Penn scholar to deliver Bainton lecture on African American women and Bible reading in late 19th century

Anthea Butler, associate professor of religious studies and graduate chair at the University of Pennsylvania, will deliver the 2010 Bainton Lecture at Yale Divinity School on Sept. 14 on the topic “Reformation in Black: African American Women and Bible Reading in the Late 19th Century.”

ButlerButler was the 2008-09 Colorado Scholar and visiting assistant professor in the Women’s Study in Religion Program at Harvard Divinity School. Her most recent book, Women in the Church of God in Christ, Making A Sanctified World (University of North Carolina Press) chronicles the history of African American women’s religious lives and civic engagement in the Church of God in Christ, the largest Pentecostal denomination in the United States.

While controversies over biblical interpretation raged during the late 19th century, Butler notes, African American Women in the southern United States engaged the biblical text to wage a battle of their own: autonomy and the right to read and interpret scripture for themselves and their children. Through the influence of American Baptist Missionary Joanna P. Moore, black women were mobilized to both learn to read and teach others through a home reading system known as “the Fireside Schools.”  Butler’s talk will engage how the Fireside Schools became a way to advance the race and provide a foundation for biblical understandings that promoted organizing within the African American religious tradition.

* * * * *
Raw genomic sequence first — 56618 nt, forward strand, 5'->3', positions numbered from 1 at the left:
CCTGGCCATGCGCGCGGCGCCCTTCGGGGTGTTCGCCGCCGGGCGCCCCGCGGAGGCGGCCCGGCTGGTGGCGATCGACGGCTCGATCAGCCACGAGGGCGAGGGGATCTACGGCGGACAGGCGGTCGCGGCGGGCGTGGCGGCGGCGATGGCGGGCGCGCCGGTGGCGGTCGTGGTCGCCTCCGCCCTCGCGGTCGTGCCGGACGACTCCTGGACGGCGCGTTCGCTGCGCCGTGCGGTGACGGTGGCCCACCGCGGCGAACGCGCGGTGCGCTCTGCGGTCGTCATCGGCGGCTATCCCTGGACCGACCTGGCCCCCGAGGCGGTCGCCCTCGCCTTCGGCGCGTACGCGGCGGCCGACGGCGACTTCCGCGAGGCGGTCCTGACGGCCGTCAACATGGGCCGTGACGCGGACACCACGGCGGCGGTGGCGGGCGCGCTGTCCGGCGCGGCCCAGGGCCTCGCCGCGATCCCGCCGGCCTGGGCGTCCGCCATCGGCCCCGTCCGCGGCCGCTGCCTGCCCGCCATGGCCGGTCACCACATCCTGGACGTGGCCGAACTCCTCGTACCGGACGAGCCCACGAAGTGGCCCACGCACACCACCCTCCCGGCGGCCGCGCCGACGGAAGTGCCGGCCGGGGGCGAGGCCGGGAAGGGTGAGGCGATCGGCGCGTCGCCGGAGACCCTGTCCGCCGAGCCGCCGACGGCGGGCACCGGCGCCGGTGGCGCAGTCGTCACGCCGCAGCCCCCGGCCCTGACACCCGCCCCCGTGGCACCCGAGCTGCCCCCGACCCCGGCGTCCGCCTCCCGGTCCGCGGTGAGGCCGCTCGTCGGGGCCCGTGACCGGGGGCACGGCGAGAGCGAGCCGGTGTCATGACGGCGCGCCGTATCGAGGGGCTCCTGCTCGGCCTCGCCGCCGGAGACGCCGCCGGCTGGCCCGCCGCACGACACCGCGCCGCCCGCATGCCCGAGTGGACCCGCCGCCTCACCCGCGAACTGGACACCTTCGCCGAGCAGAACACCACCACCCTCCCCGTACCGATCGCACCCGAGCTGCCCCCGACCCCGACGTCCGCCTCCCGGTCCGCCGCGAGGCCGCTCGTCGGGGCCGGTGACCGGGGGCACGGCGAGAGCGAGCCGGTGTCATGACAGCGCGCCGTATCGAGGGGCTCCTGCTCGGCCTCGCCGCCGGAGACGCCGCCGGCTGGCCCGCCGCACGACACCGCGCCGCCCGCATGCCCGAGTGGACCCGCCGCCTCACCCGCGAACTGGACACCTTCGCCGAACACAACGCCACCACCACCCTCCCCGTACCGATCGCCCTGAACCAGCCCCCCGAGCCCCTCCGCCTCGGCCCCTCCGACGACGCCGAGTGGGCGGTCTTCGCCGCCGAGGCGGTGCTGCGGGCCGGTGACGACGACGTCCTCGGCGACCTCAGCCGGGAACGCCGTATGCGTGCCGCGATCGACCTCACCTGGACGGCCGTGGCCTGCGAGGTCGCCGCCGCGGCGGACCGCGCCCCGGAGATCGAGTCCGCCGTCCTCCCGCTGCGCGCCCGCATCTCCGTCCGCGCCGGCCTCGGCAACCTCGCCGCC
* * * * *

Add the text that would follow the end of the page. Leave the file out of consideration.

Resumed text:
Butler has been featured on NPR’s Morning Edition, Speaking of Faith, Interfaith Voices, News and Notes, the Today Show and The History Channel.  Her most recent media work was with the PBS series American Experience as a consultant for a 2007 segment featuring Aimee Semple McPherson, noted Pentecostal evangelist and media personality. She is currently a consultant to the PBS series God in America, which will air in fall 2010.

The lecture, free and open to the public, will begin at 5:30 pm in Niebuhr Lecture Hall, 409 Prospect St., New Haven, followed by a reception at 6:30 pm in the Sarah Smith Gallery.